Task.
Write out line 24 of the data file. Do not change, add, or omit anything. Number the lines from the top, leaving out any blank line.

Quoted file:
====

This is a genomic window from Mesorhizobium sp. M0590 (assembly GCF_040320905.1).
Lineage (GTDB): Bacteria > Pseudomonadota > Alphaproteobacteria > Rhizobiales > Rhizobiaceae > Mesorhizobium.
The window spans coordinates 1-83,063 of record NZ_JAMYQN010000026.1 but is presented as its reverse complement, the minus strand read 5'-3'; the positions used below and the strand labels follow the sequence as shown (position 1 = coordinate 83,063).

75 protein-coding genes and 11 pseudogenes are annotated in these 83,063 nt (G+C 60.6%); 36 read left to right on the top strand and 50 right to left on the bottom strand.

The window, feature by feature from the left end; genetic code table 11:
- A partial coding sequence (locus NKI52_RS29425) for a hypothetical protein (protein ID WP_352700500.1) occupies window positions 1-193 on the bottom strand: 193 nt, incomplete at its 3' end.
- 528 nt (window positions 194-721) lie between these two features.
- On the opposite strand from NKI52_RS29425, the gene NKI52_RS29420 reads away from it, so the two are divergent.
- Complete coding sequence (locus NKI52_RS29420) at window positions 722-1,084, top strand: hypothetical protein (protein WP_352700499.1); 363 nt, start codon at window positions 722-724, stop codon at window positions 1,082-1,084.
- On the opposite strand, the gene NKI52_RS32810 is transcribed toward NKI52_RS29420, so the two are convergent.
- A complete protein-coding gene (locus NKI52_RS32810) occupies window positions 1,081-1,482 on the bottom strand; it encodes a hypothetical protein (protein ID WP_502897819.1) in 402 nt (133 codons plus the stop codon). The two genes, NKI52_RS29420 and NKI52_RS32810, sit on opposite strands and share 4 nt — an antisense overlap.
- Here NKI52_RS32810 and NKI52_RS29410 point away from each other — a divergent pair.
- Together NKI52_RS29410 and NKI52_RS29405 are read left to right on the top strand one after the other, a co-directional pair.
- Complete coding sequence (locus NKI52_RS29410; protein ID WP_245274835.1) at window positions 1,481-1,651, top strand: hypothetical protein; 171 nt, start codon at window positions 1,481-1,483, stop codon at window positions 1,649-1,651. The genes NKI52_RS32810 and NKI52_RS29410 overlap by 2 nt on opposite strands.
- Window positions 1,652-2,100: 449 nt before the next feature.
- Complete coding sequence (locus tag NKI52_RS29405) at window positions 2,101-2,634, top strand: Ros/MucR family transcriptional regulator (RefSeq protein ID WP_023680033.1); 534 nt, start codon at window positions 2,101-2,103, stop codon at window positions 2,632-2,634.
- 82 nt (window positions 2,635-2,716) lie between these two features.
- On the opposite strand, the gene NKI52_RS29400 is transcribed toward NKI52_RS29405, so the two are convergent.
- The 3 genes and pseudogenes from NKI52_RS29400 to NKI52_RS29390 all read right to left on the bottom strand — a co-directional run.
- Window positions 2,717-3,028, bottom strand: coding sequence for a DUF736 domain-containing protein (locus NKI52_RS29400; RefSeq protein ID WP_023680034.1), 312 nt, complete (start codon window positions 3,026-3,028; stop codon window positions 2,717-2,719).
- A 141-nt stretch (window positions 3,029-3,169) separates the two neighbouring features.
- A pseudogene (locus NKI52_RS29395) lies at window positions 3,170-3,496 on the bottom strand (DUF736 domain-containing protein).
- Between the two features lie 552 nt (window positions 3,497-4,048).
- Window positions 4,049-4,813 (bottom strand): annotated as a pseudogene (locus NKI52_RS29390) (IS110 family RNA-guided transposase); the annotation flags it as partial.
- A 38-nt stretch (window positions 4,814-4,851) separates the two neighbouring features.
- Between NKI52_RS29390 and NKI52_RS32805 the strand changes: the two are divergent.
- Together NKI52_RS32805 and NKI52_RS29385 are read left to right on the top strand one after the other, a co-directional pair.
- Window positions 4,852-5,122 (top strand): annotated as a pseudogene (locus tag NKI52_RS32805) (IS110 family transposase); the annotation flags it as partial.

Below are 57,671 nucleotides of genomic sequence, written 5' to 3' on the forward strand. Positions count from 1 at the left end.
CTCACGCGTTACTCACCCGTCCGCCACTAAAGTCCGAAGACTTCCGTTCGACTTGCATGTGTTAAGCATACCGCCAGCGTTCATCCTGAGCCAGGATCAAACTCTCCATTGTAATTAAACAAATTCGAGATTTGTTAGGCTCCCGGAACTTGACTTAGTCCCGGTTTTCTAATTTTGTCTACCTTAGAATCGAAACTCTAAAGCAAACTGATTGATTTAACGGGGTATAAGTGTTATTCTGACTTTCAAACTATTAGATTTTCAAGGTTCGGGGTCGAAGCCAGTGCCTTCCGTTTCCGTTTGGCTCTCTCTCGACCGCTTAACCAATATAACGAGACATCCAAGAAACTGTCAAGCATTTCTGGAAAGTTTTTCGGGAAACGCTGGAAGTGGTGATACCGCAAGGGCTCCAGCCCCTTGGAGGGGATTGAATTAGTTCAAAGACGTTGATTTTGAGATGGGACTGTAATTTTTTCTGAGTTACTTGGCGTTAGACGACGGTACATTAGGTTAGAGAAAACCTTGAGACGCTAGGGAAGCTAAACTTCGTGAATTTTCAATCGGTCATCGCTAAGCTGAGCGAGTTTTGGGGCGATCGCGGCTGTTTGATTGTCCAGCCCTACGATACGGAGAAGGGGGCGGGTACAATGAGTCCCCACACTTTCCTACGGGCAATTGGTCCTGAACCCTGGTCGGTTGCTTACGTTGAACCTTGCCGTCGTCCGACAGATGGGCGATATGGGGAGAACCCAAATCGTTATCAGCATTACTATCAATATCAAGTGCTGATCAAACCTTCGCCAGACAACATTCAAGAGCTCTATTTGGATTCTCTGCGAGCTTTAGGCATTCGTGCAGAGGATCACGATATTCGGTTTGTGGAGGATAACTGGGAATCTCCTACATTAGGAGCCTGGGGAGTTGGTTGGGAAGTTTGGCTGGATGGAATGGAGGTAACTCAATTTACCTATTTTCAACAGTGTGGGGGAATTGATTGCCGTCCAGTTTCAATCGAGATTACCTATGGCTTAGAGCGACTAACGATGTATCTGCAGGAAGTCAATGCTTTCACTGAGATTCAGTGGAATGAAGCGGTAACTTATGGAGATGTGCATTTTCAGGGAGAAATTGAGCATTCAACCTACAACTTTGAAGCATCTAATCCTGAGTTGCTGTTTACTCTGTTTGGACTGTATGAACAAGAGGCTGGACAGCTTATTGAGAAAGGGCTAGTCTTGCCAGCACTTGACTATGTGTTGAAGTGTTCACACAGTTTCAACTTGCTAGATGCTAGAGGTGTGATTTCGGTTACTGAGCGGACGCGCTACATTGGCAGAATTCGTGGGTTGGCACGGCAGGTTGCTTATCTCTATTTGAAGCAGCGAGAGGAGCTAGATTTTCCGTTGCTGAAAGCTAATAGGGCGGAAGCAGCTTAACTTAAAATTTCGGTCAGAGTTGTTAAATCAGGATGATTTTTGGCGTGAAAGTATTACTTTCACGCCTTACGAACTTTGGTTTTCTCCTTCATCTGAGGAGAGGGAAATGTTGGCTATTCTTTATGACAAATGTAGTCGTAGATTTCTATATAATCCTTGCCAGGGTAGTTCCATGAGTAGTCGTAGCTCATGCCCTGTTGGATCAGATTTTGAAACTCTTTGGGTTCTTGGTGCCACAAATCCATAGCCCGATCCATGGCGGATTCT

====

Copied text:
- Window positions 4,049-4,813 (bottom strand): annotated as a pseudogene (locus NKI52_RS29390) (IS110 family RNA-guided transposase); the annotation flags it as partial.